A mechanical override would perform as the OP indicated, i.e., press in and the motor runs, release and the motor stops. With a safety switch open (this includes the the OL) there is no latching action. An OL reset would (probably) allow the motor to keep running after it was pressed since it would clear the fault indication.

    Regardless of all that, it easy to check the current. To me, that's the first thing that should be done. If the current is too high then the problem is not the control circuits. If it's in spec then start looking at the sensors.
    Agree on the current test 1st, if OP has access to ammeter. I've never had need of one (make the sparkies do the big AC stuff), so tend to default to methods where I can use a multimeter.

    And at the risk of seeming to have the bit in my teeth on this......I keep going back to the I-R schematic. If the OL trips, then a mechanical override should not start the motor, since there is a OL primary contact in the path to the motor...? (Their start circuit is dirt simple - it has no parallel latching START/STOP PBs - just SPST ON/OFF.)

    This brings me back to the button being a 'reset'. And the OL internals must be hotter than a $2 pistol for it not to reset and continue running = = either over-current, or too many cycles on the OL wore it out. Bets are down!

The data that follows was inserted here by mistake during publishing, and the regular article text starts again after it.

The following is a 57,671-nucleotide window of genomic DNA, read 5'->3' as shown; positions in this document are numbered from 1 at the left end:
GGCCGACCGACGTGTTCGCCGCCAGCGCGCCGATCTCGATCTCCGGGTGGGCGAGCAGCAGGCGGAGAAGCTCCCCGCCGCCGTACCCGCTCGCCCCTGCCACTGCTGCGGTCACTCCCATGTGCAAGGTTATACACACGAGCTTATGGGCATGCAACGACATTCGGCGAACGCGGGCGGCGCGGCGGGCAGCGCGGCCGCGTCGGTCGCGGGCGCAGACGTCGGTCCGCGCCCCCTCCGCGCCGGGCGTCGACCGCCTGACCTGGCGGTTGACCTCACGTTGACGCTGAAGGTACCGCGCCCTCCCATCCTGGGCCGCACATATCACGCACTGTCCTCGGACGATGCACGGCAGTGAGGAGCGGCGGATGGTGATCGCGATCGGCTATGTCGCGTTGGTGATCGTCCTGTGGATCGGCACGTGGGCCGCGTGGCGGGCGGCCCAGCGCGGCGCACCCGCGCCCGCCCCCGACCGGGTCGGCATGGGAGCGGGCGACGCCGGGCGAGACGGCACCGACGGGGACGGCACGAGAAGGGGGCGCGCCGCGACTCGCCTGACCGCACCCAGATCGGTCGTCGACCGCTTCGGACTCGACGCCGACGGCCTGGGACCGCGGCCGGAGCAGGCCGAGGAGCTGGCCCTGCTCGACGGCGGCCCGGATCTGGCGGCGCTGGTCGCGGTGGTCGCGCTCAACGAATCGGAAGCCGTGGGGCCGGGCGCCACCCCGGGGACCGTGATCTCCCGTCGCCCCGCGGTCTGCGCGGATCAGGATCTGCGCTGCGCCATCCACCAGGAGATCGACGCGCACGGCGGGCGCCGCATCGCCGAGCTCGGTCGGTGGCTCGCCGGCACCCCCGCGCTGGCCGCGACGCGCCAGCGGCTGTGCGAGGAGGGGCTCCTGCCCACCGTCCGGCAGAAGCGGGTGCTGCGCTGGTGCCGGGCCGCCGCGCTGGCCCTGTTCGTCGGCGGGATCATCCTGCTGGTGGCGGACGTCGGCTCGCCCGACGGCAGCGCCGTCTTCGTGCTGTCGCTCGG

Molann an obair an saor.

  14. #14
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    Quote Originally Posted by Malcolm McLeod View Post
    If the OL trips, then a mechanical override should not start the motor, since there is a OL primary contact in the path to the motor...?
    This
    Annotation 2019-08-25 174830.jpg
    is the symbol for an overload heater. It is just a sensor. It's not a switch.

    This
    Annotation 2019-08-25 175419.jpg
    is the symbol for the switch contacts controlled by the heater. This is what opens when there's an overload.
    Beranek's Law:

    It has been remarked that if one selects his own components, builds his own enclosure, and is convinced he has made a wise choice of design, then his own loudspeaker sounds better to him than does anyone else's loudspeaker. In this case, the frequency response of the loudspeaker seems to play only a minor part in forming a person's opinion.
    L.L. Beranek, Acoustics (McGraw-Hill, New York, 1954), p.208.

  15. #15
    There wouldn't be anything on the pressure switch to sense temperature. It's just an on and off switch. If the compressor has any overload protection it would be on the motor or if it has a magnetic switch be included. It's better to have a magnetic motor starter between the pressure switch and the motor. I couldn't keep a pressure switch on my T30 until I installed a motor starter to mine and it has a 5 hp motor.